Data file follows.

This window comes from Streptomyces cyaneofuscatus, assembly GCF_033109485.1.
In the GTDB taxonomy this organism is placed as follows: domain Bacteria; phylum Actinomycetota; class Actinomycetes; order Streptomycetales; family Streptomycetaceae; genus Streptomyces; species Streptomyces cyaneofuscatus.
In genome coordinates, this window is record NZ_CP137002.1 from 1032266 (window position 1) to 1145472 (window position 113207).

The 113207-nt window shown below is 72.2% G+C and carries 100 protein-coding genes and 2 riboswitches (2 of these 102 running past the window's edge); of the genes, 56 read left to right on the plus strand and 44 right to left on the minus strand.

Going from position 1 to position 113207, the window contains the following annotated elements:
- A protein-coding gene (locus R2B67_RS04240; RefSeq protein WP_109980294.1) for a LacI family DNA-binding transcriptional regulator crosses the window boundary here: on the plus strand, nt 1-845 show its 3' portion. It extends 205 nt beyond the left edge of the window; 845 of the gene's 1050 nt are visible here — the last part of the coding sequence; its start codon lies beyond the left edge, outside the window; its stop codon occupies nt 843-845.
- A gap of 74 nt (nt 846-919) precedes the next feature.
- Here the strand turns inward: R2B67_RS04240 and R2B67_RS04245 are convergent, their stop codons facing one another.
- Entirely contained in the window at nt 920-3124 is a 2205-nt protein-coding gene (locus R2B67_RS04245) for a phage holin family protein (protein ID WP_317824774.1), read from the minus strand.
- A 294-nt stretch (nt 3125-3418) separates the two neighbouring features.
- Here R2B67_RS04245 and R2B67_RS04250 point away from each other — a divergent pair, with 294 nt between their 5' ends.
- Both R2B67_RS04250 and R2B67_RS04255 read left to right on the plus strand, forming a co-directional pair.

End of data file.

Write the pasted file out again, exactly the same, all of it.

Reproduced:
This window comes from Streptomyces cyaneofuscatus, assembly GCF_033109485.1.
In the GTDB taxonomy this organism is placed as follows: domain Bacteria; phylum Actinomycetota; class Actinomycetes; order Streptomycetales; family Streptomycetaceae; genus Streptomyces; species Streptomyces cyaneofuscatus.
In genome coordinates, this window is record NZ_CP137002.1 from 1032266 (window position 1) to 1145472 (window position 113207).

The 113207-nt window shown below is 72.2% G+C and carries 100 protein-coding genes and 2 riboswitches (2 of these 102 running past the window's edge); of the genes, 56 read left to right on the plus strand and 44 right to left on the minus strand.

Going from position 1 to position 113207, the window contains the following annotated elements:
- A protein-coding gene (locus R2B67_RS04240; RefSeq protein WP_109980294.1) for a LacI family DNA-binding transcriptional regulator crosses the window boundary here: on the plus strand, nt 1-845 show its 3' portion. It extends 205 nt beyond the left edge of the window; 845 of the gene's 1050 nt are visible here — the last part of the coding sequence; its start codon lies beyond the left edge, outside the window; its stop codon occupies nt 843-845.
- A gap of 74 nt (nt 846-919) precedes the next feature.
- Here the strand turns inward: R2B67_RS04240 and R2B67_RS04245 are convergent, their stop codons facing one another.
- Entirely contained in the window at nt 920-3124 is a 2205-nt protein-coding gene (locus R2B67_RS04245) for a phage holin family protein (protein ID WP_317824774.1), read from the minus strand.
- A 294-nt stretch (nt 3125-3418) separates the two neighbouring features.
- Here R2B67_RS04245 and R2B67_RS04250 point away from each other — a divergent pair, with 294 nt between their 5' ends.
- Both R2B67_RS04250 and R2B67_RS04255 read left to right on the plus strand, forming a co-directional pair.